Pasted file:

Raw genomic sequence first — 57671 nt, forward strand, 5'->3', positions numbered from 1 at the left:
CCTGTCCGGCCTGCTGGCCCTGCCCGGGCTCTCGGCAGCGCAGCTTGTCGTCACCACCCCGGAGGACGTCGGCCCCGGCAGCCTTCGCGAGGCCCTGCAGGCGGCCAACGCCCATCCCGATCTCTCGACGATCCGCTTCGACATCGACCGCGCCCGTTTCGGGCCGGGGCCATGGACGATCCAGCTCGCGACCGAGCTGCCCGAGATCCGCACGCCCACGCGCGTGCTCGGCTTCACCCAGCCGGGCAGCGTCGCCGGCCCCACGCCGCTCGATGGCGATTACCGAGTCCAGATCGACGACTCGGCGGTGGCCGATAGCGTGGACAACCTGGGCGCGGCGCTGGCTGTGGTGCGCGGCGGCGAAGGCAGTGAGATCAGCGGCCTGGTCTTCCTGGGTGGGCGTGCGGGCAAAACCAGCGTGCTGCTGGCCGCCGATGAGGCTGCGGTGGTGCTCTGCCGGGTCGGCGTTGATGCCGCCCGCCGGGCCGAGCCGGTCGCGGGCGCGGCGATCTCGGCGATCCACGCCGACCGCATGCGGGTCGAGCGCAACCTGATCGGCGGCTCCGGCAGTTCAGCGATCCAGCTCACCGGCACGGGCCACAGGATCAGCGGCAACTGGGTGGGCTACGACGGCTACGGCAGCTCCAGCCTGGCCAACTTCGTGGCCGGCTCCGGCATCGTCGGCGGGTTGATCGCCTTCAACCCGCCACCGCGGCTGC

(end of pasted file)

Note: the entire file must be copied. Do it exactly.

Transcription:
Raw genomic sequence first — 57671 nt, forward strand, 5'->3', positions numbered from 1 at the left:
CCTGTCCGGCCTGCTGGCCCTGCCCGGGCTCTCGGCAGCGCAGCTTGTCGTCACCACCCCGGAGGACGTCGGCCCCGGCAGCCTTCGCGAGGCCCTGCAGGCGGCCAACGCCCATCCCGATCTCTCGACGATCCGCTTCGACATCGACCGCGCCCGTTTCGGGCCGGGGCCATGGACGATCCAGCTCGCGACCGAGCTGCCCGAGATCCGCACGCCCACGCGCGTGCTCGGCTTCACCCAGCCGGGCAGCGTCGCCGGCCCCACGCCGCTCGATGGCGATTACCGAGTCCAGATCGACGACTCGGCGGTGGCCGATAGCGTGGACAACCTGGGCGCGGCGCTGGCTGTGGTGCGCGGCGGCGAAGGCAGTGAGATCAGCGGCCTGGTCTTCCTGGGTGGGCGTGCGGGCAAAACCAGCGTGCTGCTGGCCGCCGATGAGGCTGCGGTGGTGCTCTGCCGGGTCGGCGTTGATGCCGCCCGCCGGGCCGAGCCGGTCGCGGGCGCGGCGATCTCGGCGATCCACGCCGACCGCATGCGGGTCGAGCGCAACCTGATCGGCGGCTCCGGCAGTTCAGCGATCCAGCTCACCGGCACGGGCCACAGGATCAGCGGCAACTGGGTGGGCTACGACGGCTACGGCAGCTCCAGCCTGGCCAACTTCGTGGCCGGCTCCGGCATCGTCGGCGGGTTGATCGCCTTCAACCCGCCACCGCGGCTGC